Wednesday, March 28, 2007
The pictures below are part of the first photos I made in Vietnam. They were scanned from color slides, covered with fungus after all these years. Thank the Lord for the "Great Yellow Father" Eastman Kodak, which in this digital age has produced the finest scanners for slides and negatives with remarkable software that eliminates most of the fungus.
We arrived just after the Tet Offensive. In a few days we had flown in to Binh Hoa, on to An Khe, division headquarters of the First Cav, flew on to a site south of Hue which was battalion headquarters of the 27th Maintenance Battalion, then on to LZ Evans, which was becoming so permanent as to be renamed Camp Evans after a few days.
Defisher and Hayes (talking with Schneider in one of the photos) joined me in a few days. We were fast friends and worked together the entire year. They repaired the FADAC computers used to aim the artillery. My MOS (military occupational specialty) was Camera Repairman. I saw four dysfuctional cameras during the year, none of which we had the parts to fix. There was little work in our specialties, so we spent a year repairing simple wire and radio equipment, and got more of our share of the scut jobs.
We had no complaint though, especially after seeing infantry guys riding in from the field on tanks. Their expressions were a sight I will remember as long as I live. They had seen something that nobody should ever have to see.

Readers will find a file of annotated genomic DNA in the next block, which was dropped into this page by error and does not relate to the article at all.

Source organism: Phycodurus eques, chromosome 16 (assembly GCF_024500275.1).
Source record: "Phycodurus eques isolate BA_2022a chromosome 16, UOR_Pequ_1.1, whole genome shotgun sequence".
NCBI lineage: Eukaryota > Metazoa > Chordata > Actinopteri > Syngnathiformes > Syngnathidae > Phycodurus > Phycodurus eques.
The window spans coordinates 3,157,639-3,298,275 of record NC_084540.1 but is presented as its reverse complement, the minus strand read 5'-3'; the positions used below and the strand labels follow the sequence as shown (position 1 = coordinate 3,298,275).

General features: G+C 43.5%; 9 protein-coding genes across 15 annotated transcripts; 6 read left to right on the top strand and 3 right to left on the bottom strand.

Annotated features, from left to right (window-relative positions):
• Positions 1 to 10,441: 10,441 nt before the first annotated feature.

I planned to write more, but I just can't right now. Maybe later. Right now I'm remembering those "grunts". If I'd had my camera I could not have taken the picture. The moment was too Holy, too special. We had been working in the mud, and we were tired, but everybody stood up in reverent silence as the passed by.
COMMENT FROM ANONYMOUS, RECEIVED THIS WEEK:
I am curious about this: "I saw 4 dysfuctional cameras during the year, none of which we had the parts to fix." I thought that in those days, camera repairs seldom required new parts. Also, I wonder why parts were unavailable. Were they using the Nikon F? That was still made.
ANSWER FROM BILL:
The four cameras I saw that year were 4x5 Graphlex, using sheet film in holders. I believe that the combat photographers didn't carry Nikon, according to Bruce Montoya, who had been a combat photographer who I met at the Army Pictorial Center in Long Island City, NY before my experience at the Nevada Test Site and my tour in Vietnam.
We could not repair the civilian type projectors either because of the lack of parts and special repair equipment, but I repaired all the DeVry projectors built especially for the Army.